The point here is to be as specific and complete as possible. This is about moving beyond the stock arguments to really dig in and address the underlying concerns that are stopping this customer from getting comfortable with the idea of a switch.


Demonstrate that the upside of saying “no” may not be as great as they think

Sometimes it may be necessary to do a little “reality testing” of the customer’s BATNA. Often this may involve bringing in other influencers or stakeholders with a broader view of the buying organization’s interests. 

For example, in the case of a pharmaceutical company that had a product which would shorten hospital stays significantly, if the decision-maker is the pharmacy director seeking to keep drug costs down, saying “no” to the new product is a clear cost saver. However, from the CFO’s point of view, shortening hospital stays increases the number of patients the hospital can treat and decreases their costs significantly — and once that CFO weighs in on the pharmacy director’s choice, “no” starts to sound much less attractive.

Often “no” feels easy because that is preserving the status quo, and doing nothing on any given day feels comfortable and painless. You may need to demonstrate to the potential customer, in a credible way, how failing to act today may lead to the loss of a real business opportunity that has tangiblecosts. This is easiest when there is a credible “deadline” driven by external forces (e.g., “if we don’t get started this week, we cannot have the new system in place by year-end, and you will lose all the potential tax benefits for this fiscal year”). Real deadlines change the choice in a way that can make a “no” today look less attractive.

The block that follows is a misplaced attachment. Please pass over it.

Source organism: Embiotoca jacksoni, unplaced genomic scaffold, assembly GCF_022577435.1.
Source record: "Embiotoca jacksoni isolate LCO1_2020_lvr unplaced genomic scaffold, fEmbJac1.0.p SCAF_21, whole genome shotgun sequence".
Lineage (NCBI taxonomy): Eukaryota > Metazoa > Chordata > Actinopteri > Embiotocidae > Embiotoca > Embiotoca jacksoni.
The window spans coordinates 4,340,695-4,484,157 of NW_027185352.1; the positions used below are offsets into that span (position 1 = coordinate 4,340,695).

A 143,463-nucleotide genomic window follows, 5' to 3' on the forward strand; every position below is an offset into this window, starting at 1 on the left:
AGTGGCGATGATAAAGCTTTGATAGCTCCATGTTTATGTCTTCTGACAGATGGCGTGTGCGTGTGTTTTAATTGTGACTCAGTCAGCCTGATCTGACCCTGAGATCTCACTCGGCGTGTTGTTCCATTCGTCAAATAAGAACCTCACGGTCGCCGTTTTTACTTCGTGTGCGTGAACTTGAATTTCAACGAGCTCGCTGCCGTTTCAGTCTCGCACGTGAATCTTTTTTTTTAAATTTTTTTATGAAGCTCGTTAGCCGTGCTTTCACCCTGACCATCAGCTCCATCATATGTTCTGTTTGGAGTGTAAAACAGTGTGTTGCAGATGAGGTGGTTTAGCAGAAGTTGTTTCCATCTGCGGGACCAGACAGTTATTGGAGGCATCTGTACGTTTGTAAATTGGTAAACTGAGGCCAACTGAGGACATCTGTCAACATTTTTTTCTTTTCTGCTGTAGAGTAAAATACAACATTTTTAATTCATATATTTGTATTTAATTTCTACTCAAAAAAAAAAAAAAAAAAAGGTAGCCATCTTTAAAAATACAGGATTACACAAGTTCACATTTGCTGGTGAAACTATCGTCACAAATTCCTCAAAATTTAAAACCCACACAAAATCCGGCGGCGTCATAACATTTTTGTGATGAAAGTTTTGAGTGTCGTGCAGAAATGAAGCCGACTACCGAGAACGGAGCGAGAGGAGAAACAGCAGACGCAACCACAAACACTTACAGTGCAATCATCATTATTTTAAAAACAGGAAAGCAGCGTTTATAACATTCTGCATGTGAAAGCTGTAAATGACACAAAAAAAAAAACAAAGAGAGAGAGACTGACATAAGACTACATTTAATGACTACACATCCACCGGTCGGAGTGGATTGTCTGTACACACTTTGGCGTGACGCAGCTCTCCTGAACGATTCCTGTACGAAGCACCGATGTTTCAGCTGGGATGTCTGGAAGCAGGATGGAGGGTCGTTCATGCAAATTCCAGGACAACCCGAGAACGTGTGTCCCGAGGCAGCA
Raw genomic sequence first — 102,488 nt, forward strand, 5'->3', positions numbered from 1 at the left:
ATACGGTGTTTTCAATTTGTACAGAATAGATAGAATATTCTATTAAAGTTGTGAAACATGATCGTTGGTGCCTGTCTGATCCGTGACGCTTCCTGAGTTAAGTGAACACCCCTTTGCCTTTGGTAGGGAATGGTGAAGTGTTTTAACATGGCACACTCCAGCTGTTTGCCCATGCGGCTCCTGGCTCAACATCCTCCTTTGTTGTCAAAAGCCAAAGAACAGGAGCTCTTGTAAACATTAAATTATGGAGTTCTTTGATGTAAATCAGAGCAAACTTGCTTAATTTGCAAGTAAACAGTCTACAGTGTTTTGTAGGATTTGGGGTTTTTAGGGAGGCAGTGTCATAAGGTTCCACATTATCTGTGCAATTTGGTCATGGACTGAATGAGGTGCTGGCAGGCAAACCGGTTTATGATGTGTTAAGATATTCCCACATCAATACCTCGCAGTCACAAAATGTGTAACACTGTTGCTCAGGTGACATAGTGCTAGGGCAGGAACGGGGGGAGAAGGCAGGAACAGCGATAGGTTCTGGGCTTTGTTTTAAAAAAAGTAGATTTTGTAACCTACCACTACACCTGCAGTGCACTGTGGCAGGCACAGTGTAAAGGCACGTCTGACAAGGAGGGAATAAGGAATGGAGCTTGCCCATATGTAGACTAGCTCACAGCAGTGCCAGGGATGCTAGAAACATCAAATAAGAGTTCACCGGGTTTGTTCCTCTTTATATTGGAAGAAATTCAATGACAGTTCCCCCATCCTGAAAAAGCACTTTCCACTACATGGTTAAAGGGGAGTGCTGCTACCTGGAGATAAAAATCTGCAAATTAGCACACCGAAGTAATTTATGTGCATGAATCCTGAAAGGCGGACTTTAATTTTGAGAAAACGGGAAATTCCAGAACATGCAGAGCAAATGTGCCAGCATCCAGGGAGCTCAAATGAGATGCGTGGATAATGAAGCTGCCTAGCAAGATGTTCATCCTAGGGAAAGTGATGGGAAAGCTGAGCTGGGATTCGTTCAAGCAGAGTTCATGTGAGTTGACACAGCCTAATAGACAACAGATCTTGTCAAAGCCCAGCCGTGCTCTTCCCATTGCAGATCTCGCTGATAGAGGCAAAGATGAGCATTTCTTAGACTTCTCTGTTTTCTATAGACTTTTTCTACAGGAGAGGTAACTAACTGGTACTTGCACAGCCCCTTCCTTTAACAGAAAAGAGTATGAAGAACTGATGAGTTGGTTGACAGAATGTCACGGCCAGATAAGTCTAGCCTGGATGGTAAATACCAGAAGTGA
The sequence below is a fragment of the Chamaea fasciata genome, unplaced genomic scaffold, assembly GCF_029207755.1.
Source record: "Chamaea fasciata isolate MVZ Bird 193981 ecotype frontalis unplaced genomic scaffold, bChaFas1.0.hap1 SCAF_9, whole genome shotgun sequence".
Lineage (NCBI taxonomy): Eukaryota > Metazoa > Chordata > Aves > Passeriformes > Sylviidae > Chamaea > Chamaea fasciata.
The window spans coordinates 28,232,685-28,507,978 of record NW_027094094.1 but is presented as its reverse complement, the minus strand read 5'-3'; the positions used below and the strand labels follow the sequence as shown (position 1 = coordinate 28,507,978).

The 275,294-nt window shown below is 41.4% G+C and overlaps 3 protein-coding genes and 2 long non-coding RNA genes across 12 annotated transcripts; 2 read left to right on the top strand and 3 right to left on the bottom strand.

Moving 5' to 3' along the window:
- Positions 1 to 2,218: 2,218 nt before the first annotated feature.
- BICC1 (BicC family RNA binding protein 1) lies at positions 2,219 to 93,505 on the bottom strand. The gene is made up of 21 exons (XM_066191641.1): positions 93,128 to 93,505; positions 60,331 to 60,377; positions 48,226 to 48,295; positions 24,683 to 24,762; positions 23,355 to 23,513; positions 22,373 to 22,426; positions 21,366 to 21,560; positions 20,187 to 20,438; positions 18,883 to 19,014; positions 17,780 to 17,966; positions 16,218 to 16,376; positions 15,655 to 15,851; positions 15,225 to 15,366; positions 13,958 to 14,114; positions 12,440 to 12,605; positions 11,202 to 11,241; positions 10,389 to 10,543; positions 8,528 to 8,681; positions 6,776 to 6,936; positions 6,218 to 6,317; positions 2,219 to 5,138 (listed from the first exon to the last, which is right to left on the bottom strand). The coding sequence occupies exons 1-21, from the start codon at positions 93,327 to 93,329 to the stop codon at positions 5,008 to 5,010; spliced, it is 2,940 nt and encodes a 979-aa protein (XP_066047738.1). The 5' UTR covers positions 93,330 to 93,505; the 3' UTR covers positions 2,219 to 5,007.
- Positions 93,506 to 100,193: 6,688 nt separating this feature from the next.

Restructure your proposal to better address their underlying needs and concerns

Sometimes you will find that the downsides of a “yes” to your current proposal are valid concerns that the customer perceives to be unaddressed. Perhaps your product is new and they will be one of the first customers to try it out. For example, if the underlying concern is about transition costs and you believe that your current proposal is not strong enough to win them over, perhaps you propose a trial period or you pilot the solution in one part of the customer’s company. If the concern is about credibility with internal end-users, you could suggest a risk-sharing model where price is based on performance or yield. If they have a concern about the time and money required to train their people, perhaps you can offer enhanced service to address this. The key point is that this approach allows you to target your solutions more effectively — instead of trying different approaches in a scattershot, you are carefully analyzing the need and coming up with a precise way of dealing with it, thereby protecting your bottom line.

Successfully challenging an incumbent requires a thorough understanding of the customer’s underlying needs and concerns — which in turn requires persistence, patience, and open inquiry. Demonstrating that you can respond directly to these concerns, either by providing the customer with a new frame on their concerns or concrete new proposals, is likely to help you get them over the finish line.